The Food and Drug Administration will begin a new fast-track review and approval process for fixed-dose pills containing two or more anti-HIV medications that can be shipped to poor nations as part of the President's Emergency Plan For AIDS Relief, USA Today reports. The fast-track process was unveiled by Health and Human Services secretary Tommy Thompson at a health conference in Geneva, Switzerland. The expedited process is intended to encourage the production of pills that contain two or more anti-HIV drugs to simplify drug-dosing requirements in developing countries where HIV-positive residents may have a more difficult time adhering to complicated treatment regimens.
The expedited review process will apply to new products that combine drugs already FDA approved into a fixed-dose pill and to new copackaging of existing treatments. Generic drugs will also be more quickly reviewed, Thompson said, but these medications will have to be shown to meet FDA standards for safety and efficacy during the approval process, both individually and when combined with other anti-HIV drugs.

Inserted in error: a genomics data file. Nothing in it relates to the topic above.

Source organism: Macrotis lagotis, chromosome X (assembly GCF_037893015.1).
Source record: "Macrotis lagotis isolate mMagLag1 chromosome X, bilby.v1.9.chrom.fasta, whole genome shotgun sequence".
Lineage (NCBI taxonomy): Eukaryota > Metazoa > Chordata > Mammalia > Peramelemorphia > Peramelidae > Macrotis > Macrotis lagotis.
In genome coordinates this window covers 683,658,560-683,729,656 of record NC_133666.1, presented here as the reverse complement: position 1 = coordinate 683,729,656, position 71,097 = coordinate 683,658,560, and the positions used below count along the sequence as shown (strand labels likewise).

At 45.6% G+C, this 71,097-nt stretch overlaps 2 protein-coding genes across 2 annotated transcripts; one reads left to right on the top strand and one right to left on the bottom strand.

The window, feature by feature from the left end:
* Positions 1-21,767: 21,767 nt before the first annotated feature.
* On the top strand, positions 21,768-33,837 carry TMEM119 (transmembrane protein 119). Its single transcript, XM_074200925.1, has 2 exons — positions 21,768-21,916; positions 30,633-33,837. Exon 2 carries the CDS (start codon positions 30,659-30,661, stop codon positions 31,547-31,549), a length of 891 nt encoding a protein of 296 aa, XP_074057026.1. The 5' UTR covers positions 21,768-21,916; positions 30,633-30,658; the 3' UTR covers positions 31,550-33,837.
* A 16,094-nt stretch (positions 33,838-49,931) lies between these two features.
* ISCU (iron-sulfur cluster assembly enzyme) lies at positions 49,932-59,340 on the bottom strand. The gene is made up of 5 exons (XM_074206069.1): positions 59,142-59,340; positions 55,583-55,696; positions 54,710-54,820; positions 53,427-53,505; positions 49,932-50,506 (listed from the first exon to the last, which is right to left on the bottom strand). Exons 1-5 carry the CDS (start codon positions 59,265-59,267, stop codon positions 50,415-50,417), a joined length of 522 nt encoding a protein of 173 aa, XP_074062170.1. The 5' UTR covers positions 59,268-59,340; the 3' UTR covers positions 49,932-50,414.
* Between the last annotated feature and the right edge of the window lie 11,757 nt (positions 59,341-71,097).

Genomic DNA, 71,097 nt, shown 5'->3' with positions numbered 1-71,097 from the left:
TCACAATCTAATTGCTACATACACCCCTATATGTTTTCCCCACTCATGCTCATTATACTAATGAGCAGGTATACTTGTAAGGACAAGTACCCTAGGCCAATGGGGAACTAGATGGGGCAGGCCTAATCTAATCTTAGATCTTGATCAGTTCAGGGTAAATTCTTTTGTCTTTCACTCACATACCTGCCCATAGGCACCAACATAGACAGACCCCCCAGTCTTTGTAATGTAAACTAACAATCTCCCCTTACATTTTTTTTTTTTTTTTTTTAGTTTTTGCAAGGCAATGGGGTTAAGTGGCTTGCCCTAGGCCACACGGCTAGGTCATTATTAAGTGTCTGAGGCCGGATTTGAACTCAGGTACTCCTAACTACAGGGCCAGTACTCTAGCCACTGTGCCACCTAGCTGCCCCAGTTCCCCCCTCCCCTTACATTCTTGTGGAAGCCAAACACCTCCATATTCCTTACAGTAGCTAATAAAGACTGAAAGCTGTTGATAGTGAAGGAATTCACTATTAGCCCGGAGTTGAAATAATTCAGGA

Applications for fixed-dose combination pills could be approved in as little as two to six weeks under the new review guidelines. The expedited review process also simplifies the gathering and submission of drug-related data for FDA review, which under previous guidelines could take up to four years to produce. The new guidelines took effect immediately. The FDA on Monday published a new handbook for drug companies that includes information on how to apply for expedited review.
"We are clearing the way to quickly deliver quality, life-saving HIV/AIDS drugs to people who desperately need them in developing countries," said Thompson in announcing the new review process. But many AIDS activists say the approval process for generic medications is still too lengthy, and actually delays getting generic drugs already studied and approved by the World Health Organization to countries hard-hit by AIDS. "While this sounds like a fast track, it's a delay," Paul Zeitz, executive director of the Global AIDS Alliance, told The Wall Street Journal. William Haddad, a spokesperson for the Indian generic drug firm Cipla, also said the review process was "unnecessary" and "unwarranted" for medications already approved by WHO.